Pensions in Denmark

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Pensions in Denmark consist of both private and public programs, all managed by the Agency for the Modernisation of Public Administration under the Ministry of Finance.[1] Denmark created a multipillar system, consisting of an unfunded social pension scheme, occupational pensions, and voluntary personal pension plans.[2] Denmark's system is a close resemblance to that encouraged by the World Bank in 1994, emphasizing the international importance of establishing multifaceted pension systems based on public old-age benefit plans to cover the basic needs of the elderly. The Danish system employed a flat-rate benefit (social security benefit) funded by the government budget and available to all Danish residents. The employment-based contribution plans are negotiated between employers and employees at the individual firm or profession level, and cover individuals by labor market systems.[3] These plans have emerged as a result of the centralized wage agreements and company policies guaranteeing minimum rates of interest. The last pillar of the Danish pension system is income derived from tax-subsidized personal pension plans, established with life insurance companies and banks.[4] Personal pensions are inspired by tax considerations, desirable to people not covered by the occupational scheme.[5]

Also included in the Danish pension system are statutory supplementary pensions. These cover a significant portion of the population, sometimes much more than just the workforce. Supplementary pensions are institutionally and by ways of funding similar to the occupational system.[6]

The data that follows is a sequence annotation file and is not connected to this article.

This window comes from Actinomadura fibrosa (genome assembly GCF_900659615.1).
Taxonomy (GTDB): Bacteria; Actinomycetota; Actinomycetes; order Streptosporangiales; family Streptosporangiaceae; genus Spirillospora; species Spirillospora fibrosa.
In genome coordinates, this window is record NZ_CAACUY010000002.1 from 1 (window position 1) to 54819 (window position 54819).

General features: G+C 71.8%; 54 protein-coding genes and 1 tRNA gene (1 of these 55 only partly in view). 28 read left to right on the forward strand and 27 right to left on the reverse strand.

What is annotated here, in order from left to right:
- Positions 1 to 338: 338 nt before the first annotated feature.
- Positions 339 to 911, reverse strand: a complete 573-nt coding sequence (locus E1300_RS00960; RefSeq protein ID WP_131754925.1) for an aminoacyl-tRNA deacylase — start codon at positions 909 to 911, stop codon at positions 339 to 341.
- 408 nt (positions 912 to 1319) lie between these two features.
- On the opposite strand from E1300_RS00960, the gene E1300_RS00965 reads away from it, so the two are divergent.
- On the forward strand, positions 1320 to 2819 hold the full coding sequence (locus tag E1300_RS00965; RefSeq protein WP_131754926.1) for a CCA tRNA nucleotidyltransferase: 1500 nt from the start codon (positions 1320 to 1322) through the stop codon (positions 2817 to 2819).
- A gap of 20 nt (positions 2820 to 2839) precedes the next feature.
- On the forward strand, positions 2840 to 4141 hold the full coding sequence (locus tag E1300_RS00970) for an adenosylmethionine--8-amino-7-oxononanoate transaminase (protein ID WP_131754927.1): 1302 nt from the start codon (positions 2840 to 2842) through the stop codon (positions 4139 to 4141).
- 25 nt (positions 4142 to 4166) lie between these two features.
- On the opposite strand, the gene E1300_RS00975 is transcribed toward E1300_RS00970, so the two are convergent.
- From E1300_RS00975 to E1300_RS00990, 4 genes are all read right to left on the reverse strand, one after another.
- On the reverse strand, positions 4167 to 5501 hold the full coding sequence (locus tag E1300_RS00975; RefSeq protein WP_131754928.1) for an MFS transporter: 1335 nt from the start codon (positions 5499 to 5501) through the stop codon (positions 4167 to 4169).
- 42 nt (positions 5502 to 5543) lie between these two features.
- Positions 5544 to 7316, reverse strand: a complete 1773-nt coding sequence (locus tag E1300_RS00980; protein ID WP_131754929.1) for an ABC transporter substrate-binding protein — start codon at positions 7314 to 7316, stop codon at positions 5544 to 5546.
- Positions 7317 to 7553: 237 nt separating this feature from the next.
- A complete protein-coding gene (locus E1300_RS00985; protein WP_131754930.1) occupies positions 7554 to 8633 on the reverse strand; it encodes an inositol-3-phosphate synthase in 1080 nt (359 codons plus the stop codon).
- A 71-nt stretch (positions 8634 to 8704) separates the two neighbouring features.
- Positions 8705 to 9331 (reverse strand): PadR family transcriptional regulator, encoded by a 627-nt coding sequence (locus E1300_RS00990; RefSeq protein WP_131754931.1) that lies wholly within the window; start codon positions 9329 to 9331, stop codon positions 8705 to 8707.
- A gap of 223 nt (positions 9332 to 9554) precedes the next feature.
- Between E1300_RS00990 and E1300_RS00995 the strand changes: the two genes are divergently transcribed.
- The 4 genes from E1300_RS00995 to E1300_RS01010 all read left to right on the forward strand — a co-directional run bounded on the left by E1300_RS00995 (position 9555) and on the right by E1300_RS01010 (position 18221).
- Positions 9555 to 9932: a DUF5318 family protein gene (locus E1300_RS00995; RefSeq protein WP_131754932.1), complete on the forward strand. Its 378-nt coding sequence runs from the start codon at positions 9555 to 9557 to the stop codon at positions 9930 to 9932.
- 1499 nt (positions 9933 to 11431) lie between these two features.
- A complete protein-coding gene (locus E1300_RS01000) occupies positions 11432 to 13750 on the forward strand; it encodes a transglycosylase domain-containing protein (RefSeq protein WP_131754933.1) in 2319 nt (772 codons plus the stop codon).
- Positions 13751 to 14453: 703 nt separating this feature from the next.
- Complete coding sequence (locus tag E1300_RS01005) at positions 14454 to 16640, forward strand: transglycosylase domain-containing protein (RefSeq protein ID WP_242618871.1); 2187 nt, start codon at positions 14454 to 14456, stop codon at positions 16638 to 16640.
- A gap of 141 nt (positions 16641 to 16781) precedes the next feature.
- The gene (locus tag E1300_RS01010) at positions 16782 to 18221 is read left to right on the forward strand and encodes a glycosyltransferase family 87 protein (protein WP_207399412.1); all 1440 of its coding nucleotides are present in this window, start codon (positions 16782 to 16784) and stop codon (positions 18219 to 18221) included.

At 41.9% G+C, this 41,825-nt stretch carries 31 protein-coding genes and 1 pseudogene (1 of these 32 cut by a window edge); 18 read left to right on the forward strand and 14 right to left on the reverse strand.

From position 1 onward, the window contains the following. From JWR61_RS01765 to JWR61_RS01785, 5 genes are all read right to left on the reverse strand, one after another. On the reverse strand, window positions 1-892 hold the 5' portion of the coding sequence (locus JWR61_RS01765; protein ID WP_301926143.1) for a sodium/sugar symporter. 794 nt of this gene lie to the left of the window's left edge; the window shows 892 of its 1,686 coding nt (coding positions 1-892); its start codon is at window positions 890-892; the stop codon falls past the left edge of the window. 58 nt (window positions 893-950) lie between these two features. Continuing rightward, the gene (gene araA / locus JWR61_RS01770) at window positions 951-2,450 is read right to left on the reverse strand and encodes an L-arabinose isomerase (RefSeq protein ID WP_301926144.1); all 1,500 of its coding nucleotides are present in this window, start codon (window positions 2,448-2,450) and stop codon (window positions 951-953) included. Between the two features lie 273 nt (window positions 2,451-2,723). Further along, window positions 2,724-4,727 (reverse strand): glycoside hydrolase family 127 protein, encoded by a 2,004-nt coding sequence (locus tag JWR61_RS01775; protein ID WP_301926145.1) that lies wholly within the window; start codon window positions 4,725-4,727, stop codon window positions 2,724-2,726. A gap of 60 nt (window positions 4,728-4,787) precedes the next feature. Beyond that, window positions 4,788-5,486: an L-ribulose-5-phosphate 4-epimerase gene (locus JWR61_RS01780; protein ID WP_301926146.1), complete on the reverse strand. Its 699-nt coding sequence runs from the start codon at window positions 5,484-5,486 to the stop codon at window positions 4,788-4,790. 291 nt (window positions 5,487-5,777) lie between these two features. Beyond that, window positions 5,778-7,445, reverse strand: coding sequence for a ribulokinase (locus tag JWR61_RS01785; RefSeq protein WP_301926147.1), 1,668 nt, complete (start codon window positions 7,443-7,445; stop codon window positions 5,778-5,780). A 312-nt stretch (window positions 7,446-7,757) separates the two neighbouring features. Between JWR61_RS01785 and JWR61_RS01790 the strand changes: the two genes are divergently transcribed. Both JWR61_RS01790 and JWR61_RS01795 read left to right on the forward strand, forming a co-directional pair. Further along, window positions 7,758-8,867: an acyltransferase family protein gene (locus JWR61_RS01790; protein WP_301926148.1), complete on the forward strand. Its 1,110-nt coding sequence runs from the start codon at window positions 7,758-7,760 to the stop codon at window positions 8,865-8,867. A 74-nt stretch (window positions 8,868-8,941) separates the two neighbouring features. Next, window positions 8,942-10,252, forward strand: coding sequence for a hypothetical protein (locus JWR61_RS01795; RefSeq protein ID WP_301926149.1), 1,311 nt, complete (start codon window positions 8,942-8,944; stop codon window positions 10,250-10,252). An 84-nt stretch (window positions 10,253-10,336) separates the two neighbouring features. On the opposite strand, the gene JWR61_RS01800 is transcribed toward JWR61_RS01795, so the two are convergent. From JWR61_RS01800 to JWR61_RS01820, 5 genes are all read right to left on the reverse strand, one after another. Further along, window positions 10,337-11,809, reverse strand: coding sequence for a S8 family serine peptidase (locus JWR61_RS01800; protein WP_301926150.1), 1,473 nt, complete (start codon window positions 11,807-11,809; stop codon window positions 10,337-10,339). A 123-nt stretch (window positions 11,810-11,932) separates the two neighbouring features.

Public pensions[edit]

Universal Social Pensions[edit]

In Denmark, the public pension consists of two tiers. The first tier provides a universal income to people over the age of 65. This pension is paid to anyone that meets its qualifications, regardless of a retiree's contributions.[7] As of 2019, the maximum amount a person could receive was DKK 75.924 (US$11.504). However, it is means-tested, so it can be adjusted for lower income individuals up to a maximum of DKK 159.000 (US$ 24.091). Normally, the pension is reduced by 30 percent of any income that exceeds DKK 329.600.[8] To receive this pension, recipients must have had lived in Denmark for 40 years while they were between the ages between 15 and 65. If a resident has spent less the 40 years in Denmark, then he or she can still receive the pension, just at a proportionately reduced rate. Funding for this pension isn’t base on contributions, rather funds are secured from general tax revenue collected by the state.[9]